Fun With Cool Season Vegetables
Summer time is here and I am sure that you all have been enjoying the bounties of your gardens. Nothing says summer like fresh green beans and summer squash. Here in the Piedmont, we are luck to be able to enjoy all of the seasons to the fullest. Although it is hot and dry now, in a month or two, the cool nights of fall will be upon us. Fall is the perfect time to grow many of your favorite cool season vegetables like broccoli, brussel sprouts, and kale.
Although we all love our cool season vegetables, many of us find it hard to find a spot for them in our already overflowing gardens. This time of year, the tomatoes are still fruiting, peppers are still being productive and the squash have already claimed every bare spot in the garden, but I do believe that if you look hard enough, there are still a few spots that could bear you more brussel sprouts than you can shake a fish at. Cool season vegetables are not as aggressive growers as many of our vine forming summer time crops, making them perfect to sneak into any tomato or cucumber patch. Also, cool season vegetables are the perfect thing to replace those crops that never seemed to produce the way you imagined. Fungus, insects and other diseases sometimes make it easy to find a place that could use a little bit of extra green.
On top of cool season vegetables, it is also the perfect time to start planting some of the shorter season crops that many of us forget about. Radishes can be planted and harvested in the same month. Many of the newer varieties only take three weeks to transform themselves from a seed into a spicy salad garnish. Lettuces and cabbage can also be planted right now, so you will have plenty to harvest once the snows of winter come around again.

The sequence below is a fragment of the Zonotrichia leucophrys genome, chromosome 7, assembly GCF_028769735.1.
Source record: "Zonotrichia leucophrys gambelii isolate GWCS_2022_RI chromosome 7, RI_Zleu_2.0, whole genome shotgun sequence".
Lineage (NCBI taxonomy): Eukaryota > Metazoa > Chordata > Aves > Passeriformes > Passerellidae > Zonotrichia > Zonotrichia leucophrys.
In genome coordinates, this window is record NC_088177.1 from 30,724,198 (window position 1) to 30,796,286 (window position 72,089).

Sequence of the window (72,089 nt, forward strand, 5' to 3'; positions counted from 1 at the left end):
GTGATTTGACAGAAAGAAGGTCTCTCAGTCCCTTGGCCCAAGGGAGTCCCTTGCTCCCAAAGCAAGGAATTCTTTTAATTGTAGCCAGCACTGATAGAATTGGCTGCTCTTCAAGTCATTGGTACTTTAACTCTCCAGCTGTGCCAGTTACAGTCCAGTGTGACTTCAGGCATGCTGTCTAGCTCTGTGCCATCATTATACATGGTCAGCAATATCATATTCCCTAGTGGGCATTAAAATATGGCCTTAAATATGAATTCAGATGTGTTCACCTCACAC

A beautiful garden always starts in your imagination and then grows in ways you could never dream of. Even though it may have been a hard summer for your crops, there is still time to replant in cool season vegetables to provide your family with fresh produce long into the winter.
For those of you that are really ambitious, now is the perfect time to start thinking about cold frames and winter frost prevention as well. Here in Randolph County, it is possible to grow lettuce, cabbage and greens all winter long with the help of a cold frame, or a mini greenhouse that sits just above you garden beds. Sometimes all it takes is a few extra degrees of warmth to keep your garden green all winter long.
Here at the Cooperative Extension Office, we are here to educate you about how to make your lives better though continuous education. If you have any questions about plants or gardening, please feel free to call us at (336)318-6000 or come see us in person at 112 W. Walker Ave. here in Asheboro.